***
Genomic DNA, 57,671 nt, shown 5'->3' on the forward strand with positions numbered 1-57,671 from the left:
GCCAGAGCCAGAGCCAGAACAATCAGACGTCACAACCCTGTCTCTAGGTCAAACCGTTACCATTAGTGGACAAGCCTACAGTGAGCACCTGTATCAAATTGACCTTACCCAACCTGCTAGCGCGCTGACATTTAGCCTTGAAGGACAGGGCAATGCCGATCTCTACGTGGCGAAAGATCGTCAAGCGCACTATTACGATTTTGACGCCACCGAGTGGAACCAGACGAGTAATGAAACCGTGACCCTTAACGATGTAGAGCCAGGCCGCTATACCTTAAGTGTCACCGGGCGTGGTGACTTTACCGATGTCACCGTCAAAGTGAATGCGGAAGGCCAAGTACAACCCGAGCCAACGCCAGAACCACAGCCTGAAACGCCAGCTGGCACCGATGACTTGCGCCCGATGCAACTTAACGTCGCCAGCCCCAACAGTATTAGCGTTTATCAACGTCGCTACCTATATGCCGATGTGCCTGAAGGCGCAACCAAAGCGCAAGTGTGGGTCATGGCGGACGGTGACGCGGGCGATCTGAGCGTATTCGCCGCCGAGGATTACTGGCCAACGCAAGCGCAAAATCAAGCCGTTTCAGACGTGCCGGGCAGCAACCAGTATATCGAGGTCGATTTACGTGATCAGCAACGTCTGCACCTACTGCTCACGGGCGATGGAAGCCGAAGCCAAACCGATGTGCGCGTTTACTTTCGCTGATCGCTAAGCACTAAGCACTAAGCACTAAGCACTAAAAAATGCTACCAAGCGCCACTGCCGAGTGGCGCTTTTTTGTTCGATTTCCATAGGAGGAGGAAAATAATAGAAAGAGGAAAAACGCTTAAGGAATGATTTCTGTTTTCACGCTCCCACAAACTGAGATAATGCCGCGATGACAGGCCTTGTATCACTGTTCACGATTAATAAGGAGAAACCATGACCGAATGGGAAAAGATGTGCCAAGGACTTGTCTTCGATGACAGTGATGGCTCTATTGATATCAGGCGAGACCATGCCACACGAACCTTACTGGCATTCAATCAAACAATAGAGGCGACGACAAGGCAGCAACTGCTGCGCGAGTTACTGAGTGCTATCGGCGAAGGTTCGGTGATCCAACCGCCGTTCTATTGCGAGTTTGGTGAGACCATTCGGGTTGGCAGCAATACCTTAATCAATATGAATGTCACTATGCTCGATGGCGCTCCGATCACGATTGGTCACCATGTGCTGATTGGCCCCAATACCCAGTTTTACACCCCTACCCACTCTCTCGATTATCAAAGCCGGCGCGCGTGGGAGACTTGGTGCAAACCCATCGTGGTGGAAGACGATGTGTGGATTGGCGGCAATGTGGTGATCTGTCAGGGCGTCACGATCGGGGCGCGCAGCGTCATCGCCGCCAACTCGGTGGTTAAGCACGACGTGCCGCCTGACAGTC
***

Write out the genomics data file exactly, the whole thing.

Genomic DNA, 57,671 nt, shown 5'->3' on the forward strand with positions numbered 1-57,671 from the left:
GCCAGAGCCAGAGCCAGAACAATCAGACGTCACAACCCTGTCTCTAGGTCAAACCGTTACCATTAGTGGACAAGCCTACAGTGAGCACCTGTATCAAATTGACCTTACCCAACCTGCTAGCGCGCTGACATTTAGCCTTGAAGGACAGGGCAATGCCGATCTCTACGTGGCGAAAGATCGTCAAGCGCACTATTACGATTTTGACGCCACCGAGTGGAACCAGACGAGTAATGAAACCGTGACCCTTAACGATGTAGAGCCAGGCCGCTATACCTTAAGTGTCACCGGGCGTGGTGACTTTACCGATGTCACCGTCAAAGTGAATGCGGAAGGCCAAGTACAACCCGAGCCAACGCCAGAACCACAGCCTGAAACGCCAGCTGGCACCGATGACTTGCGCCCGATGCAACTTAACGTCGCCAGCCCCAACAGTATTAGCGTTTATCAACGTCGCTACCTATATGCCGATGTGCCTGAAGGCGCAACCAAAGCGCAAGTGTGGGTCATGGCGGACGGTGACGCGGGCGATCTGAGCGTATTCGCCGCCGAGGATTACTGGCCAACGCAAGCGCAAAATCAAGCCGTTTCAGACGTGCCGGGCAGCAACCAGTATATCGAGGTCGATTTACGTGATCAGCAACGTCTGCACCTACTGCTCACGGGCGATGGAAGCCGAAGCCAAACCGATGTGCGCGTTTACTTTCGCTGATCGCTAAGCACTAAGCACTAAGCACTAAGCACTAAAAAATGCTACCAAGCGCCACTGCCGAGTGGCGCTTTTTTGTTCGATTTCCATAGGAGGAGGAAAATAATAGAAAGAGGAAAAACGCTTAAGGAATGATTTCTGTTTTCACGCTCCCACAAACTGAGATAATGCCGCGATGACAGGCCTTGTATCACTGTTCACGATTAATAAGGAGAAACCATGACCGAATGGGAAAAGATGTGCCAAGGACTTGTCTTCGATGACAGTGATGGCTCTATTGATATCAGGCGAGACCATGCCACACGAACCTTACTGGCATTCAATCAAACAATAGAGGCGACGACAAGGCAGCAACTGCTGCGCGAGTTACTGAGTGCTATCGGCGAAGGTTCGGTGATCCAACCGCCGTTCTATTGCGAGTTTGGTGAGACCATTCGGGTTGGCAGCAATACCTTAATCAATATGAATGTCACTATGCTCGATGGCGCTCCGATCACGATTGGTCACCATGTGCTGATTGGCCCCAATACCCAGTTTTACACCCCTACCCACTCTCTCGATTATCAAAGCCGGCGCGCGTGGGAGACTTGGTGCAAACCCATCGTGGTGGAAGACGATGTGTGGATTGGCGGCAATGTGGTGATCTGTCAGGGCGTCACGATCGGGGCGCGCAGCGTCATCGCCGCCAACTCGGTGGTTAAGCACGACGTGCCGCCTGACAGTC